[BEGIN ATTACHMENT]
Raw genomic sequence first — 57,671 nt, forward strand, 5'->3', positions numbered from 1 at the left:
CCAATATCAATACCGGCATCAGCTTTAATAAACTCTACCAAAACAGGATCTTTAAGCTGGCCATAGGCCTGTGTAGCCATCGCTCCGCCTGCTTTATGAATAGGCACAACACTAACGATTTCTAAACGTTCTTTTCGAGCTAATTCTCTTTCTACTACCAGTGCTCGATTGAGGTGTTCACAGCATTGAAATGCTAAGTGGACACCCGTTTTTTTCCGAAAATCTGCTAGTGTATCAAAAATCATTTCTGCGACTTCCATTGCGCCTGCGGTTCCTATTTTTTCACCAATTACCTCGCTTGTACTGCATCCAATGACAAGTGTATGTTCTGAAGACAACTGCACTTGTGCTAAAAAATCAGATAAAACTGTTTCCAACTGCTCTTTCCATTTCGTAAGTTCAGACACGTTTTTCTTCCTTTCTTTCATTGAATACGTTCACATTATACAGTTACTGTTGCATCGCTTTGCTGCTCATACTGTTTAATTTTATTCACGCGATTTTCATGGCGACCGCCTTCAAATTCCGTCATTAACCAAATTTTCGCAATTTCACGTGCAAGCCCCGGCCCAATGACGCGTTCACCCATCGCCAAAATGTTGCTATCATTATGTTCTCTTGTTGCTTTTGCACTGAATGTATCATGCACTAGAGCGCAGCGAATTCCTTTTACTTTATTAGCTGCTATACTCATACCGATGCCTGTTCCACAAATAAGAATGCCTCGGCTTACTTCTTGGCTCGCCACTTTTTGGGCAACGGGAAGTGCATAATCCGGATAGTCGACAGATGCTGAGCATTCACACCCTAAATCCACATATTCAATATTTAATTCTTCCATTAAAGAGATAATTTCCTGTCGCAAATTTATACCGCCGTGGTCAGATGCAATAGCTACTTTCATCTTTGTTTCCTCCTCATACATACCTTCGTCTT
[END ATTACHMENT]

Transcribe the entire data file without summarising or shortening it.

Raw genomic sequence first — 57,671 nt, forward strand, 5'->3', positions numbered from 1 at the left:
CCAATATCAATACCGGCATCAGCTTTAATAAACTCTACCAAAACAGGATCTTTAAGCTGGCCATAGGCCTGTGTAGCCATCGCTCCGCCTGCTTTATGAATAGGCACAACACTAACGATTTCTAAACGTTCTTTTCGAGCTAATTCTCTTTCTACTACCAGTGCTCGATTGAGGTGTTCACAGCATTGAAATGCTAAGTGGACACCCGTTTTTTTCCGAAAATCTGCTAGTGTATCAAAAATCATTTCTGCGACTTCCATTGCGCCTGCGGTTCCTATTTTTTCACCAATTACCTCGCTTGTACTGCATCCAATGACAAGTGTATGTTCTGAAGACAACTGCACTTGTGCTAAAAAATCAGATAAAACTGTTTCCAACTGCTCTTTCCATTTCGTAAGTTCAGACACGTTTTTCTTCCTTTCTTTCATTGAATACGTTCACATTATACAGTTACTGTTGCATCGCTTTGCTGCTCATACTGTTTAATTTTATTCACGCGATTTTCATGGCGACCGCCTTCAAATTCCGTCATTAACCAAATTTTCGCAATTTCACGTGCAAGCCCCGGCCCAATGACGCGTTCACCCATCGCCAAAATGTTGCTATCATTATGTTCTCTTGTTGCTTTTGCACTGAATGTATCATGCACTAGAGCGCAGCGAATTCCTTTTACTTTATTAGCTGCTATACTCATACCGATGCCTGTTCCACAAATAAGAATGCCTCGGCTTACTTCTTGGCTCGCCACTTTTTGGGCAACGGGAAGTGCATAATCCGGATAGTCGACAGATGCTGAGCATTCACACCCTAAATCCACATATTCAATATTTAATTCTTCCATTAAAGAGATAATTTCCTGTCGCAAATTTATACCGCCGTGGTCAGATGCAATAGCTACTTTCATCTTTGTTTCCTCCTCATACATACCTTCGTCTT